The Biden administration has said it plans to spare everyday Russians from the brunt of US export controls if Russia invades Ukraine, and focus on targeting industrial sectors, a White House official said in late January.

Still, “key people” will also face “massive sanctions”, White House national security official Peter Harrell said in a speech in Massachusetts.

Export control measures could also be announced as part of the package but would probably not have the same immediate impacts, and instead “degrade Russia’s ability to have industrial production in a couple of key sectors”.

Expanding the scope of the so-called Foreign Direct Product Rule to Russia, in a way that mirrors a Trump-era move against Chinese telecoms giant Huawei Technologies, could allow the US to stop shipments of chips, computers, consumer electronics, telecommunications equipment, and other items made anywhere in the world if they were produced using US technology.

Mr Harrell did not detail which sectors, but other White House officials have mentioned aviation, maritime, robotics, artificial intelligence, quantum computing and defence.

The White House also welcomed Germany's earlier decision to halt the mammoth Nord Stream 2 pipeline project meant to deliver Russian natural gas to Europe.

President Joe Biden "made clear that if Russia invaded Ukraine, we would act with Germany to ensure Nord Stream 2 does not move forward... We will be following up with our own measures today," Press Secretary Jen Psaki tweeted.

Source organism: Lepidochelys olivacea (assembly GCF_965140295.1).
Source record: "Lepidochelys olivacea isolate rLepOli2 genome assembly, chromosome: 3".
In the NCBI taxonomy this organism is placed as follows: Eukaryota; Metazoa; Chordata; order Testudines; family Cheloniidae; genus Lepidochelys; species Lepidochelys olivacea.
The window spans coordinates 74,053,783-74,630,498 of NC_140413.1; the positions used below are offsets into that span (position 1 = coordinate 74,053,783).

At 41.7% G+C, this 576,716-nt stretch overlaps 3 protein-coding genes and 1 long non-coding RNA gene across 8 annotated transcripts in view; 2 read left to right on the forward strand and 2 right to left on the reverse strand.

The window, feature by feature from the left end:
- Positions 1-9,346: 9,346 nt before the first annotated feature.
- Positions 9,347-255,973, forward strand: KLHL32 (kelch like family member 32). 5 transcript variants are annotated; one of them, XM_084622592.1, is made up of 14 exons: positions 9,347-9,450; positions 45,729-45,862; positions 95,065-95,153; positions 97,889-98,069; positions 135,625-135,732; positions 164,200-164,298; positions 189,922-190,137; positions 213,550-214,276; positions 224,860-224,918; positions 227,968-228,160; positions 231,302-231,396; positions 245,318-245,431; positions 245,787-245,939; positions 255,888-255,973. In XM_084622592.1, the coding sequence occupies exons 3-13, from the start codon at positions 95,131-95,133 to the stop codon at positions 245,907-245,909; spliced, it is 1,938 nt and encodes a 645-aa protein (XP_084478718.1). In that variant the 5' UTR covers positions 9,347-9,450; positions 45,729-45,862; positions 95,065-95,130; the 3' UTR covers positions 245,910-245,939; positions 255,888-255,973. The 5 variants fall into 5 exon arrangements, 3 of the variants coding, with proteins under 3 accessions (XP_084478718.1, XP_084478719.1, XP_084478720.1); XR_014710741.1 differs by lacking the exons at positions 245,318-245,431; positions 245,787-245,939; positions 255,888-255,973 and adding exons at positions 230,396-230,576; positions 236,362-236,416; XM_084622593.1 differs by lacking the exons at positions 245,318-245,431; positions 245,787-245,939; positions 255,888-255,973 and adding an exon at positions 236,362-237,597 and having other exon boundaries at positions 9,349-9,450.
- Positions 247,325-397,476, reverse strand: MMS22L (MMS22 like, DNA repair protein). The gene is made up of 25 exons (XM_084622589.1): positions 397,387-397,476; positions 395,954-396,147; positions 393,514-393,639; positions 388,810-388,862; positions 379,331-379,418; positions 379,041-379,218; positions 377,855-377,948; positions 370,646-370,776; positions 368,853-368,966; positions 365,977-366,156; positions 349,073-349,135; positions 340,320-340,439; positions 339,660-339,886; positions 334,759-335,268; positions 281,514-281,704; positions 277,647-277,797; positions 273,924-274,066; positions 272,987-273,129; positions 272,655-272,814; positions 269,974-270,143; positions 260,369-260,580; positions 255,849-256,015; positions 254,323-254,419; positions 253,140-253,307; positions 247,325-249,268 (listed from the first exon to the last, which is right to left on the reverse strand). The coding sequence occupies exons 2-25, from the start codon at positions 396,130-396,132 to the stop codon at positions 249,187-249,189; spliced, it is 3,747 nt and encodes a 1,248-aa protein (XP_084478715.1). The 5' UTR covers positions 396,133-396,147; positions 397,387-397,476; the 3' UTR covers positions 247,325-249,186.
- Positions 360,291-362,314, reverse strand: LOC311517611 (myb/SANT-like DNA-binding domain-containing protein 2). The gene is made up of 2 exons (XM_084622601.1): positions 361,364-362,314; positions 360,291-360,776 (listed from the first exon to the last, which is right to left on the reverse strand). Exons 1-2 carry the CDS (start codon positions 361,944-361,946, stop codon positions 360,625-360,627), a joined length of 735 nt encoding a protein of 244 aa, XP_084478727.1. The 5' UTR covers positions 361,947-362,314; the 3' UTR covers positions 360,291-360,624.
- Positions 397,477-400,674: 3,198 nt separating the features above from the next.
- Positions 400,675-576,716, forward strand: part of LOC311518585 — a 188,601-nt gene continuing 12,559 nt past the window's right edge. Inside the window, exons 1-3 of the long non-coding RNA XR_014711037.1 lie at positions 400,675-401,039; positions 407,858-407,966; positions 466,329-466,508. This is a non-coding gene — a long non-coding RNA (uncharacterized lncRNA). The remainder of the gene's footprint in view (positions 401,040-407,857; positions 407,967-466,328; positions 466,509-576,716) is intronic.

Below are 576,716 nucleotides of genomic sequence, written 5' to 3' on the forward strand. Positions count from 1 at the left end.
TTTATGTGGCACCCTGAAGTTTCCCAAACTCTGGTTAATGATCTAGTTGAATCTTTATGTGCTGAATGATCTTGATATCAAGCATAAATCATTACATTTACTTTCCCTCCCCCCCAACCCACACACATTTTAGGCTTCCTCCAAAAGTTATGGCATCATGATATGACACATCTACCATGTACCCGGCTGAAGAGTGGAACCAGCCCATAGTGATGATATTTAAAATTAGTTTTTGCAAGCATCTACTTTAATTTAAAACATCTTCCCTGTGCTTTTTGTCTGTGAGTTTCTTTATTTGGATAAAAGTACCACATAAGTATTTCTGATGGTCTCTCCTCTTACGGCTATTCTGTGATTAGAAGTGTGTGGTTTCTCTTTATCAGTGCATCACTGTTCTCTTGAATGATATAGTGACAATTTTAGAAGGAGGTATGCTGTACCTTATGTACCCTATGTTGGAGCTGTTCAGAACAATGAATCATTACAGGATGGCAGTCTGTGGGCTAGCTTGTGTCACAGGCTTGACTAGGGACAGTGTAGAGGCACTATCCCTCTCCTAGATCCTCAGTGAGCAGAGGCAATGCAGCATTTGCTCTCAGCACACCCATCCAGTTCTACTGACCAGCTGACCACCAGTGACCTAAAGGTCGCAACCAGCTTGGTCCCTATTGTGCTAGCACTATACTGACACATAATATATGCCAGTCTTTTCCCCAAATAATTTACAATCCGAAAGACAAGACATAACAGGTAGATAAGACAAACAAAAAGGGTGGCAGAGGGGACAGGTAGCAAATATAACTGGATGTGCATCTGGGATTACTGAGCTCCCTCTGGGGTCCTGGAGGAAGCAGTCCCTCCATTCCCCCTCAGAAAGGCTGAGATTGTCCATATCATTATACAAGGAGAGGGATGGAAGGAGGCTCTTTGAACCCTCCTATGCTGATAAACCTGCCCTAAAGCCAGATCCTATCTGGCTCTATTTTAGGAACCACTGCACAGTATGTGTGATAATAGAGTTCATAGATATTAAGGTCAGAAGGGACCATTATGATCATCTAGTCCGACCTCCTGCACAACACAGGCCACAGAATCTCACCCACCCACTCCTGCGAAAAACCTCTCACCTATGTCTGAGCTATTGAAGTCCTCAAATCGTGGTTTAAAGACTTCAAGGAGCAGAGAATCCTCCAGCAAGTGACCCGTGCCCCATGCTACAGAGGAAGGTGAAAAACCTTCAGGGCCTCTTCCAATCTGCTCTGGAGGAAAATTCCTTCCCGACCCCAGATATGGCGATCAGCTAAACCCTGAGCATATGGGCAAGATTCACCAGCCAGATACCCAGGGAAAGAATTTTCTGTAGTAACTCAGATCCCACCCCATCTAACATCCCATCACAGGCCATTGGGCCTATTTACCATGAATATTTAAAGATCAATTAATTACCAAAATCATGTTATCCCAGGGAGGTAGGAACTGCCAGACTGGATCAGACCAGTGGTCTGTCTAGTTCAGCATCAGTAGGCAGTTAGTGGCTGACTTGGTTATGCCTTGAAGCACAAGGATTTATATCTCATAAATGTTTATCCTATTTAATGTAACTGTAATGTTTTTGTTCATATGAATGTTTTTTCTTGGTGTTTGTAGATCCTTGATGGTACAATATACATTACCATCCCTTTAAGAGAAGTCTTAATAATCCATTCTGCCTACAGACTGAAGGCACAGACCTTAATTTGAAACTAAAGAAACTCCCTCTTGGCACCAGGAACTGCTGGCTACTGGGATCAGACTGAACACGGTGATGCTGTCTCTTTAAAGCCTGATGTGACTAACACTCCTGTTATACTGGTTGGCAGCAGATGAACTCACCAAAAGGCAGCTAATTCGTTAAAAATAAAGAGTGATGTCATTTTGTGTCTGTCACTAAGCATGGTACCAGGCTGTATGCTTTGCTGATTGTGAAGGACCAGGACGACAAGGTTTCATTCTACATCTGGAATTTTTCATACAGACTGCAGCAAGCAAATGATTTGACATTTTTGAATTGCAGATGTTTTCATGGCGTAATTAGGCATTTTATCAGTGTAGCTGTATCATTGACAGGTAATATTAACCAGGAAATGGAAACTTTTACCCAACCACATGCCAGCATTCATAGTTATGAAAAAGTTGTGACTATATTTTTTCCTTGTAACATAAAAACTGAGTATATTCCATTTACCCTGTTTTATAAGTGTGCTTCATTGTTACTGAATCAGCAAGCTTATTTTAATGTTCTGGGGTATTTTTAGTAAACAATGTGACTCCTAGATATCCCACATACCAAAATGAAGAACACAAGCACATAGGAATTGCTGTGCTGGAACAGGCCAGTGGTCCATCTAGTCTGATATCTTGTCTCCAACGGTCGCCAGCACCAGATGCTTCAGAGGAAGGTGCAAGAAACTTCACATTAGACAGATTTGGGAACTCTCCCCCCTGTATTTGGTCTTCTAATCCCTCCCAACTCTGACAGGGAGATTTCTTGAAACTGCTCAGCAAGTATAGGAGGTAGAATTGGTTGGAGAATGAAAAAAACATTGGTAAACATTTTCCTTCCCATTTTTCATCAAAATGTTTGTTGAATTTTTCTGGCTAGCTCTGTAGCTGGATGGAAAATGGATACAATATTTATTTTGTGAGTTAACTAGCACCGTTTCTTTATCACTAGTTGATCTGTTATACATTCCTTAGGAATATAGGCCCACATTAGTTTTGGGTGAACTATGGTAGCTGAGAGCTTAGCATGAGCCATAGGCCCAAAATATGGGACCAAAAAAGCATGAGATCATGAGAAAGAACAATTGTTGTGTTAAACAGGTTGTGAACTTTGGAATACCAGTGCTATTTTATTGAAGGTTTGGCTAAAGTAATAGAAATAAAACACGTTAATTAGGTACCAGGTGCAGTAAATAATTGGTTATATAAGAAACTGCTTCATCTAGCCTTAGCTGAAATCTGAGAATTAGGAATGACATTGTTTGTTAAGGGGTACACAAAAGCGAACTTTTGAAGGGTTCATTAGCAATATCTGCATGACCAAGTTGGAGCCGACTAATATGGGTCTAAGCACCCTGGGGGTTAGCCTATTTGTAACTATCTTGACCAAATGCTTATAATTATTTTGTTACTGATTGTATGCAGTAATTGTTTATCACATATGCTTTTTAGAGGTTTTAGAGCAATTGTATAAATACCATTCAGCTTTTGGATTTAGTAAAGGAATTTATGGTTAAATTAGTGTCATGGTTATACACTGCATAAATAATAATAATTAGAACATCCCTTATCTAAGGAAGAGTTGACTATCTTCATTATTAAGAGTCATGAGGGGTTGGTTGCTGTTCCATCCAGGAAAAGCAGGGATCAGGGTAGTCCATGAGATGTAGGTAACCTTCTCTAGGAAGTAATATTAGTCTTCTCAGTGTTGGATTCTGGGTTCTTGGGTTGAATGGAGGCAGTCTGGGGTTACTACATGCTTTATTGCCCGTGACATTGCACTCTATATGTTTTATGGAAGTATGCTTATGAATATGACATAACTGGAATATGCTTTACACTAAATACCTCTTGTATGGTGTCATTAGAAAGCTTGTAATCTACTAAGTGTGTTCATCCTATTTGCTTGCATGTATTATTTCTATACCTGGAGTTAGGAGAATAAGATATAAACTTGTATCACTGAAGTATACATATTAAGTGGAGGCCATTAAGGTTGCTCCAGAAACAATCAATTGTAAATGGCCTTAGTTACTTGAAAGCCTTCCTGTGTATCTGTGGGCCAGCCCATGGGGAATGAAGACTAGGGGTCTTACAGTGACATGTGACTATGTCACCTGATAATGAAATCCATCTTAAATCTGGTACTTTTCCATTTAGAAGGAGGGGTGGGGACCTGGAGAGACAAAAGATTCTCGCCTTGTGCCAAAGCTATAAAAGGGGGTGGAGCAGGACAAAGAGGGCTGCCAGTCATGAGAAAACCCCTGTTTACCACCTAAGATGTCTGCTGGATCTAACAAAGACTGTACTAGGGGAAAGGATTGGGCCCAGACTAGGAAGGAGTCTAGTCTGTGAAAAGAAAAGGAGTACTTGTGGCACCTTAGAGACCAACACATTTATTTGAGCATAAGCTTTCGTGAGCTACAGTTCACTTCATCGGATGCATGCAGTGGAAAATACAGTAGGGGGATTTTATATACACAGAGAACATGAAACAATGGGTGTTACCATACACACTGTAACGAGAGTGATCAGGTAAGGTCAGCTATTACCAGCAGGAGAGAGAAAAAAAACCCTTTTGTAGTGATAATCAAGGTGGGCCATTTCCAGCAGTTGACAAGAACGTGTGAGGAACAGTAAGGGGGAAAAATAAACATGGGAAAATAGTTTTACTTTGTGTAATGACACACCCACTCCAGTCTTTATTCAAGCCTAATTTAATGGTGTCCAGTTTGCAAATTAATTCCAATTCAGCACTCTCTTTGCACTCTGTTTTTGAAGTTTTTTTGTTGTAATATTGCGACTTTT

Mr Putin sharply escalated the crisis on Monday when he announced recognition of the enclaves that Moscow supports in Ukraine - and said Russia's military would be responsible for what he called "peacekeeping".

But it was not immediately clear what the scope and timing of Russian "peacekeeping" troop movements would be and, crucially, whether Russia will now openly support the separatists in their goal to seize even more Ukrainian territory across the Donbas region.

A senior US administration official had said on Monday that Russia’s sending troops to the breakaway regions of Ukraine did not represent a further invasion because Russia had had troops there previously. 

But some of the territory recognised by Russia is on the other side of the line of control that separates the rebel regions of Ukraine from the rest of the country, British defence minister Ben Wallace suggested on Tuesday. 

Mr Putin has since received the green light from his upper house of Parliament to deploy Russian military forces to the two separatist-held regions of Donetsk and Luhansk for what lawmakers said would be a "peacekeeping" mission.

While the United States and other Western allies condemned a violation of pro-Western Ukraine's territorial integrity, Washington initially struck a cautious posture.

Mr Biden immediately imposed economic sanctions on the two enclaves, but on the question of any further sanctions against Russia itself, a US official told reporters, "We are going to assess what Russia's done."